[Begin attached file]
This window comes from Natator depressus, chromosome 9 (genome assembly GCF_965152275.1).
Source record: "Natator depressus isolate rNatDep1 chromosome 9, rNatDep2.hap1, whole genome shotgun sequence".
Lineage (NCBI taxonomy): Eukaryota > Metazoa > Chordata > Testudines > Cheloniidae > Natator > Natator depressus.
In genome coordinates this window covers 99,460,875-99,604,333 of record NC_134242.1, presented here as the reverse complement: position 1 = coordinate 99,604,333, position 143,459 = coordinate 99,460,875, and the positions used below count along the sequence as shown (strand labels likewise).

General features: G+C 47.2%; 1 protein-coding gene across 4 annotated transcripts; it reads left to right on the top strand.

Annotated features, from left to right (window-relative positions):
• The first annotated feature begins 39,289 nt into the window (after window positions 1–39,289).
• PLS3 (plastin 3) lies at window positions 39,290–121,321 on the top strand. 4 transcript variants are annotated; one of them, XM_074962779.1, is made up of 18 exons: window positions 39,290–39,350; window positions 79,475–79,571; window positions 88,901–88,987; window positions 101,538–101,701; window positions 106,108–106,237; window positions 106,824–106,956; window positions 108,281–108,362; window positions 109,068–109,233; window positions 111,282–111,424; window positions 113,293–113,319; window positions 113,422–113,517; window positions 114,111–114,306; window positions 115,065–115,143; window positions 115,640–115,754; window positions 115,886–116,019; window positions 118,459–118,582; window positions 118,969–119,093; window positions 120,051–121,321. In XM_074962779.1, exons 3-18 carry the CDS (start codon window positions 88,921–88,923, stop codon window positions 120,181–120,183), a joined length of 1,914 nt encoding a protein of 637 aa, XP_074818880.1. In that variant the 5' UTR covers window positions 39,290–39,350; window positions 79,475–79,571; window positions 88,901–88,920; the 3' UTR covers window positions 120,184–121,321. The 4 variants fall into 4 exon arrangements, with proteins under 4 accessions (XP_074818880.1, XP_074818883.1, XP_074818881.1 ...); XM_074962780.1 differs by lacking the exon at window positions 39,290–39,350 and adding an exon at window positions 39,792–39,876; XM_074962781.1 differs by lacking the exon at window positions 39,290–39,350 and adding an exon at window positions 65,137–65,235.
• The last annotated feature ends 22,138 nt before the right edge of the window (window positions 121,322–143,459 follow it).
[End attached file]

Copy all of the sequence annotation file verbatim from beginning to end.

This window comes from Natator depressus, chromosome 9 (genome assembly GCF_965152275.1).
Source record: "Natator depressus isolate rNatDep1 chromosome 9, rNatDep2.hap1, whole genome shotgun sequence".
Lineage (NCBI taxonomy): Eukaryota > Metazoa > Chordata > Testudines > Cheloniidae > Natator > Natator depressus.
In genome coordinates this window covers 99,460,875-99,604,333 of record NC_134242.1, presented here as the reverse complement: position 1 = coordinate 99,604,333, position 143,459 = coordinate 99,460,875, and the positions used below count along the sequence as shown (strand labels likewise).

General features: G+C 47.2%; 1 protein-coding gene across 4 annotated transcripts; it reads left to right on the top strand.

Annotated features, from left to right (window-relative positions):
• The first annotated feature begins 39,289 nt into the window (after window positions 1–39,289).
• PLS3 (plastin 3) lies at window positions 39,290–121,321 on the top strand. 4 transcript variants are annotated; one of them, XM_074962779.1, is made up of 18 exons: window positions 39,290–39,350; window positions 79,475–79,571; window positions 88,901–88,987; window positions 101,538–101,701; window positions 106,108–106,237; window positions 106,824–106,956; window positions 108,281–108,362; window positions 109,068–109,233; window positions 111,282–111,424; window positions 113,293–113,319; window positions 113,422–113,517; window positions 114,111–114,306; window positions 115,065–115,143; window positions 115,640–115,754; window positions 115,886–116,019; window positions 118,459–118,582; window positions 118,969–119,093; window positions 120,051–121,321. In XM_074962779.1, exons 3-18 carry the CDS (start codon window positions 88,921–88,923, stop codon window positions 120,181–120,183), a joined length of 1,914 nt encoding a protein of 637 aa, XP_074818880.1. In that variant the 5' UTR covers window positions 39,290–39,350; window positions 79,475–79,571; window positions 88,901–88,920; the 3' UTR covers window positions 120,184–121,321. The 4 variants fall into 4 exon arrangements, with proteins under 4 accessions (XP_074818880.1, XP_074818883.1, XP_074818881.1 ...); XM_074962780.1 differs by lacking the exon at window positions 39,290–39,350 and adding an exon at window positions 39,792–39,876; XM_074962781.1 differs by lacking the exon at window positions 39,290–39,350 and adding an exon at window positions 65,137–65,235.
• The last annotated feature ends 22,138 nt before the right edge of the window (window positions 121,322–143,459 follow it).